HYDERABAD, Dec 7: India is better prepared to face the Omicron wave, if it comes, but people should always wear double face masks as these continue to be the best protection against any variant and take vaccines while regulatory authorities should authorise emergency use of two oral drugs for treatment of Covid-19, said a health systems expert.
Dr Krishna Reddy Nallamalla said while it has become clearly evident that Omicron is more infectious than Delta variant, the ongoing debate is by how much. Preprint research publication from South Africa has convincing evidence that it evades immunity acquired after natural infection.
“Everyone has kept their fingers crossed as to its virulence (ability to cause more serious illness, hospitalisations and deaths). Initial reports that the cases are generally mild may be giving a false hope as Covid illness generally worsens during 2nd to 3rd week after the onset of infection as the immune system becomes hyperactive in response to the multiplying virus. Secondly, dominantly younger African population with stronger innate immunity may not develop severe illness. We have to closely watch its behaviour in elderly and population with other comorbidities,” says Dr Reddy, President (South Asia), InOrder, a nonprofit institute working to strengthen systems to secure health
Most of the vaccines, in general, have demonstrated their effectiveness against new variants including Delta in preventing hospitalisations and deaths. However, their effectiveness seems to be waning rapidly over time (6 to 9 months after 2nd dose), necessitating booster doses to those at high risk and to all adults if sufficient vaccine supplies are available.
Whether Omicron evades immunity from existing vaccines is yet to be ascertained as the percentage of people who have been fully vaccinated is still low in Africa.
A hint from the CEO of Moderna (that makes mRNA-based vaccines) that they may need to develop a new vaccine to tackle Omicron is a pointer that it may evade immunity from vaccines as well. “However, we have to await data on breakthrough infections in fully vaccinated people,” said Dr Reddy who is also regional director (South Asia) of global health nonprofit, ACCESS Health International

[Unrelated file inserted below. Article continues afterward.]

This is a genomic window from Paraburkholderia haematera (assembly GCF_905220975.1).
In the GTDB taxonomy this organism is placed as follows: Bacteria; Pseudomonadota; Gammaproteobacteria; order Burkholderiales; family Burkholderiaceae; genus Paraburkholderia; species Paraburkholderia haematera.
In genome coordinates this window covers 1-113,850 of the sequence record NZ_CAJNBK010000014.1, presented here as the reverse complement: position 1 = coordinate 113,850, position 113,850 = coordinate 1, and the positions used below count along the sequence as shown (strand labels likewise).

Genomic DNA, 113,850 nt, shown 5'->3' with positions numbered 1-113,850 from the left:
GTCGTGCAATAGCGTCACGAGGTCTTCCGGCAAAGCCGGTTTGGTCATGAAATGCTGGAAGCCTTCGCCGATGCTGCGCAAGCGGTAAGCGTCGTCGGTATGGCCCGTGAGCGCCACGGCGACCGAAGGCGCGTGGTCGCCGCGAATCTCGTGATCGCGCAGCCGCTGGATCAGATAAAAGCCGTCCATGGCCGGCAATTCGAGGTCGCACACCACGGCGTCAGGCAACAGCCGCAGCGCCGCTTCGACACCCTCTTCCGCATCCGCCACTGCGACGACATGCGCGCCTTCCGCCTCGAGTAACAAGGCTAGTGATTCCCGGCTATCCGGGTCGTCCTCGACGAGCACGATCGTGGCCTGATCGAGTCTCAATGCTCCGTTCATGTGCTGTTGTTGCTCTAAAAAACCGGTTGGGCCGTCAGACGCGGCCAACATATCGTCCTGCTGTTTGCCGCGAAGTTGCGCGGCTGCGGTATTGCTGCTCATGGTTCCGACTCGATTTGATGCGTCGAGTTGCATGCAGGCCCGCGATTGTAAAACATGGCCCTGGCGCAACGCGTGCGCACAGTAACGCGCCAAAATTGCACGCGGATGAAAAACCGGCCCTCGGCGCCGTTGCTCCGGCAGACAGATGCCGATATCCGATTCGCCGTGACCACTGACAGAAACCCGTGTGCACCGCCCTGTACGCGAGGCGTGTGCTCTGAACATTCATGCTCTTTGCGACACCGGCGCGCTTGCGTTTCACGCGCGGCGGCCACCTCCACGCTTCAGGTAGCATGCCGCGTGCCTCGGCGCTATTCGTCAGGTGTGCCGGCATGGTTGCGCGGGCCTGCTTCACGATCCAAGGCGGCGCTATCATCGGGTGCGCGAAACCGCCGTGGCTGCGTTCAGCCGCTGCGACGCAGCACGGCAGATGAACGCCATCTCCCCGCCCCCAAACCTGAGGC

The leading cardiologist pointed out that parents are the most worried as schools and colleges have just begun to open after nearly two years of studying from home. Government is awaiting expert committee recommendations on vaccinating children and booster doses to adults. “We were fortunate that the earlier variants did not impact children and young people as they have done with elderly. It is still not clear if Omicron behaves in the same way or differently. Until new evidence comes out, it is prudent to keep children at home and follow Covid appropriate behaviour.”
He believes that India has responded in a balanced way. The country did the right thing by not shutting down its borders but taking standard measures of screening, testing, quarantine, and isolation of incoming people. The government has ramped up its vaccination drive as reluctant people become more than willing to get vaccinated given the scare of the new wave.
Face mask and vaccination certificate mandates have been reintroduced to domestic travellers across state borders.
Hospitals across the country are better prepared now in terms of oxygen surplus capacity and ventilator beds. People and businesses have learnt to reinstate Covid appropriate behaviour at short notice.
“Regulatory bodies may fast track emergency use authorisation of two oral drugs (from Merck and Pfizer) that have demonstrated effectiveness against Covid virus. Fortunately, many Indian pharma companies have been licensed to manufacture and distribute Molnupiravir of Merck. Many others may be in talks with Pfizer for licensing its drug. These drugs are expected to be effective against Omicron variant as well as their site of action is not likely influenced by the numerous mutations seen over the spike protein. However, monoclonal antibodies developed against spike antigens may be less effective in view of the mutations.”
According to Dr Reddy, face masks continue to be the best protection against any variant. However, correct use of these have to be repeatedly emphasised through public awareness campaigns. To be effective, these masks have to be properly fitting over nostrils to prevent virus going into the body. Double masks (cloth masks covered with surgical masks) are the most cost-effective protection and are almost comparable to N95 masks which may be expensive for many.
Airlines may stop serving or allowing eatables in planes until things become clearer. Eateries may reintroduce social distancing as people have to remove their masks during eating. Social protection (free rations, direct benefit transfers, unemployment benefits, etc) be extended until the situation settles. Governments should address growing inequity due to Covid, he added.